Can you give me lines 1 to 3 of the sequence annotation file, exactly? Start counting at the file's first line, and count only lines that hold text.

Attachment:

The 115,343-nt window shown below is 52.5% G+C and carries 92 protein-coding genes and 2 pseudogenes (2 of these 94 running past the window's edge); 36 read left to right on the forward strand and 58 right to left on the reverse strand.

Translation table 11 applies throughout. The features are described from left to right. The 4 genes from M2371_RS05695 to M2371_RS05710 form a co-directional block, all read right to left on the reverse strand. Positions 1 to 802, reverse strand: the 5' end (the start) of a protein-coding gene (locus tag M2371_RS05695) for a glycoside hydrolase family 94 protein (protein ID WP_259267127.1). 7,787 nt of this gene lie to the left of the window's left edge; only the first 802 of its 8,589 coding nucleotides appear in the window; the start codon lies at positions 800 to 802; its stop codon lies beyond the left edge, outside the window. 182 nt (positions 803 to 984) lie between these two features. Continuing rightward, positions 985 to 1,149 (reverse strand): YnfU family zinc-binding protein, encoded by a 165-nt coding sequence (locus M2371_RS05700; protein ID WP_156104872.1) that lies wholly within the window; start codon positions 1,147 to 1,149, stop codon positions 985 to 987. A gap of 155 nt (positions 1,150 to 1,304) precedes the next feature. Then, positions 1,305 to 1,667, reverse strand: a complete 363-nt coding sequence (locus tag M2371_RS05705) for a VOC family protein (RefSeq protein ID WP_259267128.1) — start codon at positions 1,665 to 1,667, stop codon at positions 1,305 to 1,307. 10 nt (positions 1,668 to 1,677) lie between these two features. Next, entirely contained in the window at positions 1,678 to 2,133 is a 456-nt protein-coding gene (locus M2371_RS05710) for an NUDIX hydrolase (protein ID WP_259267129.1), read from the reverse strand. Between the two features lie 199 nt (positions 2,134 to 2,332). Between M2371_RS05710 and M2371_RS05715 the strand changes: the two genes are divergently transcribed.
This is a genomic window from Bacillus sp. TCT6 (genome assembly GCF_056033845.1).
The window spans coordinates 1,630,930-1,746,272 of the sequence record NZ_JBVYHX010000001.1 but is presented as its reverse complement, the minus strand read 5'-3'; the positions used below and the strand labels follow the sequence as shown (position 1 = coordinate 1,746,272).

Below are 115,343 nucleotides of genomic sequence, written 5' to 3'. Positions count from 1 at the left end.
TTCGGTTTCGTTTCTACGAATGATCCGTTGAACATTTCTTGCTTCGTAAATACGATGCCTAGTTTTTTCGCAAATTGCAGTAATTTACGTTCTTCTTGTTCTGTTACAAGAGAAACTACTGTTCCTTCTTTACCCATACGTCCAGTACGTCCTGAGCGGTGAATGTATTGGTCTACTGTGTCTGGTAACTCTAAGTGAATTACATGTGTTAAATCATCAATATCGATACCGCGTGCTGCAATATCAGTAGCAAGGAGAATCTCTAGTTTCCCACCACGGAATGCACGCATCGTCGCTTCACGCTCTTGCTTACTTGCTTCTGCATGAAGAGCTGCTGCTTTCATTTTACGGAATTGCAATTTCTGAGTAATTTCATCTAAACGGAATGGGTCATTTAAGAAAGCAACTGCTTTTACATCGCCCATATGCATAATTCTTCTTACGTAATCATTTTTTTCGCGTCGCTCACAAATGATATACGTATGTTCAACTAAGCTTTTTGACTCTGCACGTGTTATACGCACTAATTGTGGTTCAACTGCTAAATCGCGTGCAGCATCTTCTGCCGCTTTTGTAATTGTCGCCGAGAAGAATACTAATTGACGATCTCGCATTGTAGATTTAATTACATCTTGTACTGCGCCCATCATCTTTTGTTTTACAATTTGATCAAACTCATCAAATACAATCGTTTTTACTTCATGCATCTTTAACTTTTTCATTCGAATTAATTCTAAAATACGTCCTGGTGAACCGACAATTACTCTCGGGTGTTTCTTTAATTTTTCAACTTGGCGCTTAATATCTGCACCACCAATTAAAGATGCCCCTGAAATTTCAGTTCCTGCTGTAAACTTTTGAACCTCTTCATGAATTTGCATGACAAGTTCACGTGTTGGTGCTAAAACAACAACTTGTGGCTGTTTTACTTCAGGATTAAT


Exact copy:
The 115,343-nt window shown below is 52.5% G+C and carries 92 protein-coding genes and 2 pseudogenes (2 of these 94 running past the window's edge); 36 read left to right on the forward strand and 58 right to left on the reverse strand.

Translation table 11 applies throughout. The features are described from left to right. The 4 genes from M2371_RS05695 to M2371_RS05710 form a co-directional block, all read right to left on the reverse strand. Positions 1 to 802, reverse strand: the 5' end (the start) of a protein-coding gene (locus tag M2371_RS05695) for a glycoside hydrolase family 94 protein (protein ID WP_259267127.1). 7,787 nt of this gene lie to the left of the window's left edge; only the first 802 of its 8,589 coding nucleotides appear in the window; the start codon lies at positions 800 to 802; its stop codon lies beyond the left edge, outside the window. 182 nt (positions 803 to 984) lie between these two features. Continuing rightward, positions 985 to 1,149 (reverse strand): YnfU family zinc-binding protein, encoded by a 165-nt coding sequence (locus M2371_RS05700; protein ID WP_156104872.1) that lies wholly within the window; start codon positions 1,147 to 1,149, stop codon positions 985 to 987. A gap of 155 nt (positions 1,150 to 1,304) precedes the next feature. Then, positions 1,305 to 1,667, reverse strand: a complete 363-nt coding sequence (locus tag M2371_RS05705) for a VOC family protein (RefSeq protein ID WP_259267128.1) — start codon at positions 1,665 to 1,667, stop codon at positions 1,305 to 1,307. 10 nt (positions 1,668 to 1,677) lie between these two features. Next, entirely contained in the window at positions 1,678 to 2,133 is a 456-nt protein-coding gene (locus M2371_RS05710) for an NUDIX hydrolase (protein ID WP_259267129.1), read from the reverse strand. Between the two features lie 199 nt (positions 2,134 to 2,332). Between M2371_RS05710 and M2371_RS05715 the strand changes: the two genes are divergently transcribed.
This is a genomic window from Bacillus sp. TCT6 (genome assembly GCF_056033845.1).